Mounting pressure from civic groups such as the League of Women Voters, YWCA, and Gary Teacher’s Union to desegregate schools pushed district officials to make another attempt at integration in 1945. Again, white students took to the streets en masse in an effort to curb integration. Famous crooner Frank Sinatra even scolded the protesting students for their intolerance during a concert held at the Gary Memorial Auditorium. The following year the school district adopted a new policy that dictated, “children may not be discriminated in the school district in which they live, or within the schools in which they attend, because of race, color or religion.” The policy did not take effect until the following 1947 school year to allow the community time to adjust.
Photo: A classroom exposed to the elements swims in water.
After World War II the United States exported democracy and capitalism around the globe. As American business moved operations overseas major industrial centers began to decline. Because Emerson is a public school its fate is interwoven with that of Gary and its industry. As the population and median income plummeted, so to did revenue for Gary schools. Regular school operations continued until 1981 when low enrollment forced the school to reorganize. In 1982 the school changed its title to the Emerson School for the Visual and Performing Arts (VPA). The magnet school focused on attracting talent and fostering liberal arts skills.
Gary school district administrators faced a $23 million budget shortfall for the 2009 budget. At the time the district served about 14,000 students, which was half the enrollment 20 years prior. Consistently low test scores, high dropout rates, deplorable teaching facilities combined with an ever spiraling negative community tax base meant that hard decisions had to be made. The district decided to consolidate some of the area schools over a three year period. The writing, or mold more precisely, was on the wall for the historic building as concerned parents increasingly voiced their concern about Emerson health hazards. In 2008 the final bell rang for the Emerson building, which was just one year short of a full century of education service for the Gary community. During the transition Emerson VPA relocated to Miller Beach, Indiana. In 2011 the school returned to Gary, Indiana and currently occupies the former William A. Wirt High School building.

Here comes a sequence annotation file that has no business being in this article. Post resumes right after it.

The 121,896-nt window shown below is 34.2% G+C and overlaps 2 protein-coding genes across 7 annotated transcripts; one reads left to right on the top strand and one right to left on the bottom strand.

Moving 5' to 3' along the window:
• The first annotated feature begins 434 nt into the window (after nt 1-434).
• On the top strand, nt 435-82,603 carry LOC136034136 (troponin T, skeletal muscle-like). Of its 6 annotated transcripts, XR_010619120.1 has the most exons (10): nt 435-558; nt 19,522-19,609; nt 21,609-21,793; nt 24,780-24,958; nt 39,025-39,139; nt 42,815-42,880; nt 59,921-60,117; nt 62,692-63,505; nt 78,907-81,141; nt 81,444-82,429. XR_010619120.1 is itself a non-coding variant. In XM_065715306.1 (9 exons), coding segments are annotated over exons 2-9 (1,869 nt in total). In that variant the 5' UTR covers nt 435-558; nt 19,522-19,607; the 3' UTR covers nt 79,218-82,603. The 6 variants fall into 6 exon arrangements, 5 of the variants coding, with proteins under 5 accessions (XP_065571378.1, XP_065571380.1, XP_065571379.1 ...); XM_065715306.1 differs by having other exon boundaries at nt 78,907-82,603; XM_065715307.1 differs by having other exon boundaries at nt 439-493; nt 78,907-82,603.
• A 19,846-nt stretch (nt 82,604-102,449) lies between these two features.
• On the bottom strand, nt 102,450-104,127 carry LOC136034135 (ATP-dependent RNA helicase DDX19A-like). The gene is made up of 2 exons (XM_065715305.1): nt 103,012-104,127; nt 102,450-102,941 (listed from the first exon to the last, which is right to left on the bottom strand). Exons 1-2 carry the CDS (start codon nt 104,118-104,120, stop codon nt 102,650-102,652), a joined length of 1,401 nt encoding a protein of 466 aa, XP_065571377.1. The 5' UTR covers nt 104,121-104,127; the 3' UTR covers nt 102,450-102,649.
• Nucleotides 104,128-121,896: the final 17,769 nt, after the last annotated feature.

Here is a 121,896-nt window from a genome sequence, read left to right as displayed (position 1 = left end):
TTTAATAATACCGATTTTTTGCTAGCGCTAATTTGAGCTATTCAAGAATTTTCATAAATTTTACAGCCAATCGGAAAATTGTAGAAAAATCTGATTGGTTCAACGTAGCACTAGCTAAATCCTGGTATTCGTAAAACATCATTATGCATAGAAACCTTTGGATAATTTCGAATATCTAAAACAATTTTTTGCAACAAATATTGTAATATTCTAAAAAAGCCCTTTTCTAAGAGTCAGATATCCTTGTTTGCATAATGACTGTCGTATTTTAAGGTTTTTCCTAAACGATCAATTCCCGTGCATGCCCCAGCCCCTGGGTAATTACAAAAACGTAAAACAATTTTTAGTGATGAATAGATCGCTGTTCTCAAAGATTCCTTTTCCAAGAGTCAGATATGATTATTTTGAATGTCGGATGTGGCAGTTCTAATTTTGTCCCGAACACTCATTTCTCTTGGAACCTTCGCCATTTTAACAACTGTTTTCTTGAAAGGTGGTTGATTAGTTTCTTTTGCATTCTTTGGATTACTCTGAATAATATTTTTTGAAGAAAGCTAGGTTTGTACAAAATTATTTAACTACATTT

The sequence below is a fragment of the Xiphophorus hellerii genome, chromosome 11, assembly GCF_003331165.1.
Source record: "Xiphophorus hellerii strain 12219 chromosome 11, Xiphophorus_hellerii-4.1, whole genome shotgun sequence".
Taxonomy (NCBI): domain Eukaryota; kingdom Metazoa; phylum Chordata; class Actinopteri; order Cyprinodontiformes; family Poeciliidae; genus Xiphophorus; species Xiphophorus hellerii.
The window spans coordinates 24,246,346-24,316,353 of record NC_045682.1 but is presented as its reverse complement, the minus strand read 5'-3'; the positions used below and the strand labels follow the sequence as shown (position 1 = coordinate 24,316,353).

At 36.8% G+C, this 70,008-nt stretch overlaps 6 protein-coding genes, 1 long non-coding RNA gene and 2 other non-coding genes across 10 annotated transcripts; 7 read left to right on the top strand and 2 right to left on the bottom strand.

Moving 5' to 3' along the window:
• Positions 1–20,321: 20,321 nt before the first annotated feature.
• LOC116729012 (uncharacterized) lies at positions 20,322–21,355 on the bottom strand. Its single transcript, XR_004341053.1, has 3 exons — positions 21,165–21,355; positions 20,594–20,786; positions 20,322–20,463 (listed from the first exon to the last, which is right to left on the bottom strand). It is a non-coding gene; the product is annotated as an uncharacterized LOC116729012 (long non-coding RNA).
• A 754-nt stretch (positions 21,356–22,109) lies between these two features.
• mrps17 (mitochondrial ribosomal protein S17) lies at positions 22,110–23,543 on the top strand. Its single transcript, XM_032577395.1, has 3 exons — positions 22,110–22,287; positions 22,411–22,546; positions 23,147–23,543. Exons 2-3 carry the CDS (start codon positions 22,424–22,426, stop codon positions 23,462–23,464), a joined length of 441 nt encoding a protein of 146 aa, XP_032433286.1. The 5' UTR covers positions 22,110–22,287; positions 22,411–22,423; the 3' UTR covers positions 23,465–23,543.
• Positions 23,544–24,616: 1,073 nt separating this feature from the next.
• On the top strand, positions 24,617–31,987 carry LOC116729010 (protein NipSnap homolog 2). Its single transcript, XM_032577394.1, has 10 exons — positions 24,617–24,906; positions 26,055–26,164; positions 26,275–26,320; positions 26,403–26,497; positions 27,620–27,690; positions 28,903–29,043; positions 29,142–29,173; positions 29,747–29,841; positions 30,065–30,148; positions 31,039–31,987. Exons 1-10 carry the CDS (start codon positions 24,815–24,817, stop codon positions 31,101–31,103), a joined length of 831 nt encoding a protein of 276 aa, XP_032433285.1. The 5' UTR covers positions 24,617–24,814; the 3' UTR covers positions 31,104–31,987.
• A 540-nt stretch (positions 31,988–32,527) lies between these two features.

Photo: A ransacked classroom still has notes on the chalkboard from the last lesson.
The challenges of exploring the abandoned Emerson School were similar to Horace Mann High School, but were greatly intensified by inclement weather. The sky deluged the building to the point where some stairwells were inaccessible due to intense water flow. The ground floor of Emerson is set below the earth, so all water flowing within the building pooled in the ground level. The heavy cloud cover also shrouded the building in a cloak of darkness, which made setting up shots even more time consuming. The massive thunderstorm briefly subsided, only to be followed by stifling humidity. Then the storms returned in full force and set off tornado alarms. For a few moments before leaving the sun decided to peek through the clouds.
The building itself, which is on the National Register of Historic Places, is massive in scale. Wirt’s philosophies put into practice are immediately apparent when navigating the structure. The entire building revolves around the central auditorium and branches outwards. Science, math, language, music and other classrooms are easily identifiable by the decaying instructional material left behind. Even though the school had closed as recently as 2008, it felt as though Emerson was a generation behind. The only real modern artifacts found were unused textbooks still securely bound in dry storage areas. Each classroom seemed to harken back to an education generation that was no longer relevant to the modern classroom. Newspapers from decades past, Apple II computer equipment, floppy disks, vinyl records, lithographed secular songbooks and grade punchcards were stashed away all throughout. Some classrooms were filled with graffiti, while others still bear the final lesson on the chalkboard.